$sql "INSERT INTO wall (author, message) VALUES ('$author', '$message')";

$sql 'INSERT INTO wall (author, message) VALUES (\'' .$author'\', \''$message'\')'
Now I'll quickly mention arrays here as there also seems to be a little confusion with those. There is no need to ever use double quotes UNLESS your Key is text with a variable (EG: "Key$I" - Where $I is a number):
PHP Code:
//Not needed - It will work but it will waste CPU cycles checking the Key for a variable:
$Array["Comment"] = 'This is a test.';

//Better way using less CPU cycles:
$Array['Comment'] = 'This is a test';

//With variables:
$Key 'Comment';

//Not great but it works:
$Array["$Key"] = 'This is a test.';

$Array[$Key] = 'This is a test.'
All of the above will work but you don't always need the double quotes.

There may also be times when you wish to use functions or PHP commands in conjunction with your quoted text. The general thing you must realise is that a string (thats quoted text) is just a string of text. It is seen by PHP as just that - text. PHP will check double quoted strings for variables and replace them but it will not run PHP commands or functions inside a string. You should realise that single quoted strings will not to anything magical so the following example uses double quoted strings. Example:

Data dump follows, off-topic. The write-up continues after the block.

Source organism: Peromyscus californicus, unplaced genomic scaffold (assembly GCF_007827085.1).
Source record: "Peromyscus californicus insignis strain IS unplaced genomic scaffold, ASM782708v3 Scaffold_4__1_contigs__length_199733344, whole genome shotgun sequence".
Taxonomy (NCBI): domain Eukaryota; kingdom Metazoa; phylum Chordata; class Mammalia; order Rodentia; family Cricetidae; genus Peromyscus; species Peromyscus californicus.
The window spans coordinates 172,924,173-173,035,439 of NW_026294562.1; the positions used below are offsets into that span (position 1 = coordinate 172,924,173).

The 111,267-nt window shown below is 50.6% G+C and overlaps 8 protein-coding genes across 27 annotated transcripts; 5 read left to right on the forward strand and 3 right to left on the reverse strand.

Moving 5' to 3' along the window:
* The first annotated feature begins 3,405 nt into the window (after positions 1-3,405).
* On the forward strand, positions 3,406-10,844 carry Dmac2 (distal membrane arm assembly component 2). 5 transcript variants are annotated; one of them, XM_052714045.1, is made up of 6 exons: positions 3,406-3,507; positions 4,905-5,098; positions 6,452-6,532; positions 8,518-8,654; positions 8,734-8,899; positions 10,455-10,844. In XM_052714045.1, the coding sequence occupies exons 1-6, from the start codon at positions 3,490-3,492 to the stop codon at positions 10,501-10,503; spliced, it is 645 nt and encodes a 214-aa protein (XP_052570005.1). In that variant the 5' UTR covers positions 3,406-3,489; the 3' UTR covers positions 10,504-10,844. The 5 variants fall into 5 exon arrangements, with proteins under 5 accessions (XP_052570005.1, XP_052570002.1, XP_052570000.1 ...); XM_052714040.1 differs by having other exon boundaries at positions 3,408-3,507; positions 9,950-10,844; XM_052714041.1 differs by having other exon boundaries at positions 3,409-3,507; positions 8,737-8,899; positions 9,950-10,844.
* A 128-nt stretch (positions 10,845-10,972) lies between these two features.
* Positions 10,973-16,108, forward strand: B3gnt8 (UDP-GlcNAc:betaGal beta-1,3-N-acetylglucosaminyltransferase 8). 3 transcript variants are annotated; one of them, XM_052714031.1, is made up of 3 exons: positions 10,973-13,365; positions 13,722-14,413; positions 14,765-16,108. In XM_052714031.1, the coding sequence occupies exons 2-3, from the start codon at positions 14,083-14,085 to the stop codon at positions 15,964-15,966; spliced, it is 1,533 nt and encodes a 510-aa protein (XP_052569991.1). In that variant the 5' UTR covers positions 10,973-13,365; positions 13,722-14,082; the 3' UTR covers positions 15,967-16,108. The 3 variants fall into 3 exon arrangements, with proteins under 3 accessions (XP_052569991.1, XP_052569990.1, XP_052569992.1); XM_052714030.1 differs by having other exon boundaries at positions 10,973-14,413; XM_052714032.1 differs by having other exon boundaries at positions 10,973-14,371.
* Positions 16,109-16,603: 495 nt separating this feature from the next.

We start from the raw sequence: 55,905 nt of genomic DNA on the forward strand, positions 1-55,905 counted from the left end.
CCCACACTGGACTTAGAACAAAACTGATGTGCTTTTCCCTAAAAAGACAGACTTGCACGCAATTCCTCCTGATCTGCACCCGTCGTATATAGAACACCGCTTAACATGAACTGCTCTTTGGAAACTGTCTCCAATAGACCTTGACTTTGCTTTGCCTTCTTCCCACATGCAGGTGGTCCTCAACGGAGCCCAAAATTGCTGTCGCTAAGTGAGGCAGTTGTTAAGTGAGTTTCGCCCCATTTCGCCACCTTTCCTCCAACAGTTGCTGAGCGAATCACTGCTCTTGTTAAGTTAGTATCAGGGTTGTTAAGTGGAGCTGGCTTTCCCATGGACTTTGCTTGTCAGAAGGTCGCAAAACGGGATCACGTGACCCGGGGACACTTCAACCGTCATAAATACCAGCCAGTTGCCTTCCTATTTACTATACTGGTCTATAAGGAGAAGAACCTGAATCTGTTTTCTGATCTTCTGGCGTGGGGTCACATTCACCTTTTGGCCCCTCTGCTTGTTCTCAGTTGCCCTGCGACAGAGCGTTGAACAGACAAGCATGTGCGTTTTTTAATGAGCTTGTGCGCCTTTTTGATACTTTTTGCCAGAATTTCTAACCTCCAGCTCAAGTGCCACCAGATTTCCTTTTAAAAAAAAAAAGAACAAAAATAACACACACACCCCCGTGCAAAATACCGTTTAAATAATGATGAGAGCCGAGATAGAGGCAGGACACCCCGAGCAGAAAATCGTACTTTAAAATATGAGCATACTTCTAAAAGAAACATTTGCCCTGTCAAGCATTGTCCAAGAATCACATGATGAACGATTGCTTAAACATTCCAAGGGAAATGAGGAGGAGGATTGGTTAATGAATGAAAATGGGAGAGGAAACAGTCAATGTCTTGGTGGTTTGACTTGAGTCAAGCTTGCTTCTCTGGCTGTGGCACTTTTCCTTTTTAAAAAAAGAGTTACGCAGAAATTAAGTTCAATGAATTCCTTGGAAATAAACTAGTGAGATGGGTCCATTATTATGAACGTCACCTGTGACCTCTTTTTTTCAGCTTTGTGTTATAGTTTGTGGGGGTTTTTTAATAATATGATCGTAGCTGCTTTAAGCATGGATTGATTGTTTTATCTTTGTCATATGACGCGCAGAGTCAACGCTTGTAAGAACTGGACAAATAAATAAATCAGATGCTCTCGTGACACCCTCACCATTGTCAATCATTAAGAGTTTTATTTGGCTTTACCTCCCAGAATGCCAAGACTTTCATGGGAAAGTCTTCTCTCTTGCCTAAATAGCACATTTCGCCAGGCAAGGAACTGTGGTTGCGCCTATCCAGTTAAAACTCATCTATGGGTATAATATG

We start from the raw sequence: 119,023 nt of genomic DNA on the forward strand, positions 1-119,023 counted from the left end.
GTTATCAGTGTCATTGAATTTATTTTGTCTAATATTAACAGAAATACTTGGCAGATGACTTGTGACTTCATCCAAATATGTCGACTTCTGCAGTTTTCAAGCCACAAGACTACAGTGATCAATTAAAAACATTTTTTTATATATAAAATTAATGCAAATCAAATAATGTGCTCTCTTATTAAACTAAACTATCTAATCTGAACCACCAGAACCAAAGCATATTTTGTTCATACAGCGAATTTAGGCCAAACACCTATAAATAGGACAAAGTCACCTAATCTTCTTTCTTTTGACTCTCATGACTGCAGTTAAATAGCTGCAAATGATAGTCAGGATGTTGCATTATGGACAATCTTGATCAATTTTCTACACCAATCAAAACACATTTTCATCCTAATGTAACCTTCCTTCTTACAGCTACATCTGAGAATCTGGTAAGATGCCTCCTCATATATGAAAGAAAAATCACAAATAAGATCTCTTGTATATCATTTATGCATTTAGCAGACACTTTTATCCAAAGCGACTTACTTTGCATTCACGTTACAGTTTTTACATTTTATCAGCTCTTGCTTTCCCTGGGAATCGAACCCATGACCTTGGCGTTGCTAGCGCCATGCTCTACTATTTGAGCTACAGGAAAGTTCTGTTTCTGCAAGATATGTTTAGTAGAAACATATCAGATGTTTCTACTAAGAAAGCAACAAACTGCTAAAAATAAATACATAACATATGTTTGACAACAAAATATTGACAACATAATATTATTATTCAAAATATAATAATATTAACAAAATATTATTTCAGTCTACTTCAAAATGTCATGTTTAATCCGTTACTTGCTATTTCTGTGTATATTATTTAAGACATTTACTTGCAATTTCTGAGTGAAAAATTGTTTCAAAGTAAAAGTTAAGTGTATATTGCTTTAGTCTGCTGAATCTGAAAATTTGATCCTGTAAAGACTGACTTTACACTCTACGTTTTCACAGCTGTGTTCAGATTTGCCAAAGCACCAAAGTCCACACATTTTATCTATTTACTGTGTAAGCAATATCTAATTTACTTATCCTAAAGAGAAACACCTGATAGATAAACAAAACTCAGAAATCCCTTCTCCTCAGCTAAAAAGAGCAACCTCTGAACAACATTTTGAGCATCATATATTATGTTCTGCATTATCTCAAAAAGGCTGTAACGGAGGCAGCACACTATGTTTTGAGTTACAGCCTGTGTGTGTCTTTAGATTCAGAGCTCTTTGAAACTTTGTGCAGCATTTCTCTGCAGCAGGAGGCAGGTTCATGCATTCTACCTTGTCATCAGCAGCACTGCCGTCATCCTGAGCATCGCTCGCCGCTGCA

PHP Code:
//This will not work:
$Comment "Joe blogg's latest blog is: print get_comment()";

//This will work:
$Comment "Joe blogg's latest blog is: " get_comment();

//This will work:
$Comment "Joe blogg's latest blog is: ";